Anglo Saxon Inspired Oat and Honey Cakes

Did you know that there was once an Anglo Saxon palace within the borders of Northumberland National Park? Ad Gefrin, near Kirknewton, was one of the Royal sites of King Edwin, who in 616AD was King of both Deira and Bernicia, the two kingdoms which were united as Northumbria. The site continued in use for over 150 years, through various phases of expansion and change – rebuilt from fire destruction on two separate occasions.

Yeavering bell in the background and a carved gate in the foreground

Although the site was referred to by The Venerable Bede, it was not until the mid 20th Century that it was rediscovered. Aerial photography in 1949, identified a series of interesting crop marks which were further investigated by Brian Hope-Taylor in the 50s and early 60s with excavations revealing a series of impressive timber halls and buildings.

If you want to learn more about Ad Gefrin, I recommend visiting the Gefrin Trust website.

Last week, I came across an English Heritage Recipe Card for Anglo Saxon Cakes. My initial thought was of King Alfred who famously burnt the cakes, but then I started wondering what you might have found in the kitchens at Ad Gefrin, and how Anglo Saxon food differed from ours.

Ad Gefrin would have been only one of King Edwin’s Palaces, as he would have travelled throughout his kingdom and stayed in various different royal sites. And we know that the royal household would have food supplied in these different areas through a form of tax in kind known as a “food render”. Along with cattle, cheeses, fish, and ales, it is likely these renders included local honey. Indeed, King Ine of Wessex expected 10 vats of honey in his renders. Did you know that ‘Bee Skep’ (a bee keeping basket used prior to the development of man-made hives) comes from the Anglo Saxon word ‘Skeppa’? Crops grown at the time, included Barley, Wheat and Oats.

Fun Fact: The first record of an apple being the ‘forbidden fruit’ mentioned in The Bible dates to the 7th Century, with the Latin word ‘malum’ translatable to either apple or evil. An interesting thought when we are learning about King Edwin who converted to Christianity. We also learn from Bede that Ad Gefrin could have been the spot where Bishop Paulinus baptised Christian converts in the River Glen in 627 AD.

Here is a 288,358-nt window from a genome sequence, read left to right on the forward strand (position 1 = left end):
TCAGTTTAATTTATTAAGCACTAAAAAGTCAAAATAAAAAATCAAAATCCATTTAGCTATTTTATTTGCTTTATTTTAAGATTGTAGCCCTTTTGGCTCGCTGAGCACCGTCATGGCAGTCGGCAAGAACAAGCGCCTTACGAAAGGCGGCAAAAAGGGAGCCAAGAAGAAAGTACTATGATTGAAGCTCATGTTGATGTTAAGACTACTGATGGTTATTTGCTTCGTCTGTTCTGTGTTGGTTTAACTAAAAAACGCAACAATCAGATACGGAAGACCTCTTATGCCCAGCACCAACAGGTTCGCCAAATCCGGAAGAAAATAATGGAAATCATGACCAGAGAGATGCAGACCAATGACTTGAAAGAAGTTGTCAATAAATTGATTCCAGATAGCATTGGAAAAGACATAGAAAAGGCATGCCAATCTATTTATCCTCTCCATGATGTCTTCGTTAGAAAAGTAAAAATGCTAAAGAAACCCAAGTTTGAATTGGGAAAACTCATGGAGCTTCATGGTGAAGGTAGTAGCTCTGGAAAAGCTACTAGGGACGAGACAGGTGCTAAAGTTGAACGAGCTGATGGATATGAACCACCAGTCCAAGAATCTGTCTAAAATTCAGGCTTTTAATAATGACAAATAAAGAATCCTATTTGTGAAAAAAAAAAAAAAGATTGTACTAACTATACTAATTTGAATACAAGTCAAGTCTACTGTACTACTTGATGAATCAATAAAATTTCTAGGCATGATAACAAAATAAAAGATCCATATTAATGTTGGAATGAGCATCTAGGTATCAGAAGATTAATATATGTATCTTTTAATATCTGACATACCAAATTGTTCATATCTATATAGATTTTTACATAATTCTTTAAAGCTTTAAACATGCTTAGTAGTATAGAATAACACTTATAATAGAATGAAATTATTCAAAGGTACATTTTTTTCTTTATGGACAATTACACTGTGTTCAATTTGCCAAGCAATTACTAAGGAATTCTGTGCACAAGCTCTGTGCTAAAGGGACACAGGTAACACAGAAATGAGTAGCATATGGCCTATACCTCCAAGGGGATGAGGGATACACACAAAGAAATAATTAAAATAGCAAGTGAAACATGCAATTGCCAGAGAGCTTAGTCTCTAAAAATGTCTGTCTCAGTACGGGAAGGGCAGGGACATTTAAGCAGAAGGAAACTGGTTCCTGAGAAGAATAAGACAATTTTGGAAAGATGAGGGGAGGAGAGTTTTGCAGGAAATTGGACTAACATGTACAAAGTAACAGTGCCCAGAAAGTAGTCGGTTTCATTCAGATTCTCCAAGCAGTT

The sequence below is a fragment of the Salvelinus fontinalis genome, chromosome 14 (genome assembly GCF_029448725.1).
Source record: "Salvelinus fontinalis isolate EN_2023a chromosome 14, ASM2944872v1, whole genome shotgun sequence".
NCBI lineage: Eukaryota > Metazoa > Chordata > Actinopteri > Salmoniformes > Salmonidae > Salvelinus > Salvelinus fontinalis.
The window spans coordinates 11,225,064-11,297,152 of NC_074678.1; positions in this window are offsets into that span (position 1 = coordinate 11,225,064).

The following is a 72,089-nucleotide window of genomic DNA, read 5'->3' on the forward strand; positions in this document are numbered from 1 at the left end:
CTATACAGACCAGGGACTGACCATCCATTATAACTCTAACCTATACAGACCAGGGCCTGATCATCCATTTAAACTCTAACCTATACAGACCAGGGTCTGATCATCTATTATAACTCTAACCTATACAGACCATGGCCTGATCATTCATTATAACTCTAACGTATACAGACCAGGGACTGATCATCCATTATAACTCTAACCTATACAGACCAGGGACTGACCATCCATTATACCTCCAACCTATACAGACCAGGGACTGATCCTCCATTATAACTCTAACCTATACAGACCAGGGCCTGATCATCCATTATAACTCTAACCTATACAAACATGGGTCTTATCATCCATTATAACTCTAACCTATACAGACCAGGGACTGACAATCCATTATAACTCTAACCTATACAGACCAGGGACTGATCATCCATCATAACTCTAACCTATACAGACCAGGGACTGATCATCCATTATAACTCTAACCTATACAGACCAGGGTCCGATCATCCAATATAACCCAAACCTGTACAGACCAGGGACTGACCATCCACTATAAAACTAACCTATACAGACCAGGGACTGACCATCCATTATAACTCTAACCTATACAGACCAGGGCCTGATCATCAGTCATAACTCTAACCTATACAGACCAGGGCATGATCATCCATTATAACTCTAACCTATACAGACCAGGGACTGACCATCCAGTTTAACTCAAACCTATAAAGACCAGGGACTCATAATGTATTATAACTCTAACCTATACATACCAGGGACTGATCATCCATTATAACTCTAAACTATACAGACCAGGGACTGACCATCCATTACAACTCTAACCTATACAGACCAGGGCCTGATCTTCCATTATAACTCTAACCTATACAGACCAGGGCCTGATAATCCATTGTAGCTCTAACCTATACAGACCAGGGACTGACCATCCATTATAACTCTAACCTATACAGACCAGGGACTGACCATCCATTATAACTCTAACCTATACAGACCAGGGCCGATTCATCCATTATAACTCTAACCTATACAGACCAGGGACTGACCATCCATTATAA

With all this in mind, I decided that the oat, honey and apple cakes would be a perfect bake inspired by Ad Gefrin.

You can find the English Heritage recipe card here.

You will need:

  • 250g Scottish porridge oats
  • 125g unsalted butter
  • 50g chopped dried apricots or dried apples
  • 4 large tablespoons runny honey
  • 1 level teaspoon of ground cinnamon

Baking ingredients on a a baking tray

Method

Preheat your oven to 180C (160C in a fan oven).

Melt the butter in a large saucepan and remove from the heat.

Cubes of butter being melted in a pan

Mix the oats, cinnamon and dried fruit in a bowl and mix together.

Cinnamon being added to a bowl of oats

Pour dry ingredients into the butter, and then pour in the honey.

Honey being added to oats and butter in a pan

Stir until everything is well mixed. Note: I found the mixture quite loose but stick with it!

Sticky oats in a saucepan

Grease a baking tray, Spoon 12 dollops of the mixture on it and then flatten them slightly. If the mixture falls apart a little, don’t be afraid to get messy and press them together!

Ten mounds of oats on a baking tray

Bake in the oven for 10–12 minutes. I left mine for a further 5 minutes, when the edges had turned a golden colour.

Ten cooked oat cakes

Place the cakes on a wire rack and leave to cool. They hold their shape better when they have cooled entirely.

A hand holding up an oatcake over a small plate of cakes

Delicious! I can also highly recommend them still warm and crumbled over stewed apples – don’t forget the ice cream!